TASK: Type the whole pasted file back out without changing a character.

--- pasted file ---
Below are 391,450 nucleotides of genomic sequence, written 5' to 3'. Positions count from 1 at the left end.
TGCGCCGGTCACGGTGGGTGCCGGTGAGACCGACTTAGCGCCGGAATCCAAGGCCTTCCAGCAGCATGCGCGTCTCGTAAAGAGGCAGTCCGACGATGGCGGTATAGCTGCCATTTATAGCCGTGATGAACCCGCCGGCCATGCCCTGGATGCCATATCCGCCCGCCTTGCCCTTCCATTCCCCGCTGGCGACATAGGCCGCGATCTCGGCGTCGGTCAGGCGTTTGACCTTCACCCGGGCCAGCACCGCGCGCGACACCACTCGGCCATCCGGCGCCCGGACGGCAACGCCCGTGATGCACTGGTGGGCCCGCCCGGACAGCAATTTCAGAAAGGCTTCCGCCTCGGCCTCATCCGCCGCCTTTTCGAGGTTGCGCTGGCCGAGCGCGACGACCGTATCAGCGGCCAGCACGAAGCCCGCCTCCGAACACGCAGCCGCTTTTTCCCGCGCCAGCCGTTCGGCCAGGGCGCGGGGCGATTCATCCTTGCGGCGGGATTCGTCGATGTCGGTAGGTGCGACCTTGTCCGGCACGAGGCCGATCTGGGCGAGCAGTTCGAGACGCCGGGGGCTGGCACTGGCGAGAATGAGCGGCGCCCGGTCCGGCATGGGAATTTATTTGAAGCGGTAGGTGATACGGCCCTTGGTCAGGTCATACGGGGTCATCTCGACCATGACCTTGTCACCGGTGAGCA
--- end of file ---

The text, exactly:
Below are 391,450 nucleotides of genomic sequence, written 5' to 3'. Positions count from 1 at the left end.
TGCGCCGGTCACGGTGGGTGCCGGTGAGACCGACTTAGCGCCGGAATCCAAGGCCTTCCAGCAGCATGCGCGTCTCGTAAAGAGGCAGTCCGACGATGGCGGTATAGCTGCCATTTATAGCCGTGATGAACCCGCCGGCCATGCCCTGGATGCCATATCCGCCCGCCTTGCCCTTCCATTCCCCGCTGGCGACATAGGCCGCGATCTCGGCGTCGGTCAGGCGTTTGACCTTCACCCGGGCCAGCACCGCGCGCGACACCACTCGGCCATCCGGCGCCCGGACGGCAACGCCCGTGATGCACTGGTGGGCCCGCCCGGACAGCAATTTCAGAAAGGCTTCCGCCTCGGCCTCATCCGCCGCCTTTTCGAGGTTGCGCTGGCCGAGCGCGACGACCGTATCAGCGGCCAGCACGAAGCCCGCCTCCGAACACGCAGCCGCTTTTTCCCGCGCCAGCCGTTCGGCCAGGGCGCGGGGCGATTCATCCTTGCGGCGGGATTCGTCGATGTCGGTAGGTGCGACCTTGTCCGGCACGAGGCCGATCTGGGCGAGCAGTTCGAGACGCCGGGGGCTGGCACTGGCGAGAATGAGCGGCGCCCGGTCCGGCATGGGAATTTATTTGAAGCGGTAGGTGATACGGCCCTTGGTCAGGTCATACGGGGTCATCTCGACCATGACCTTGTCACCGGTGAGCA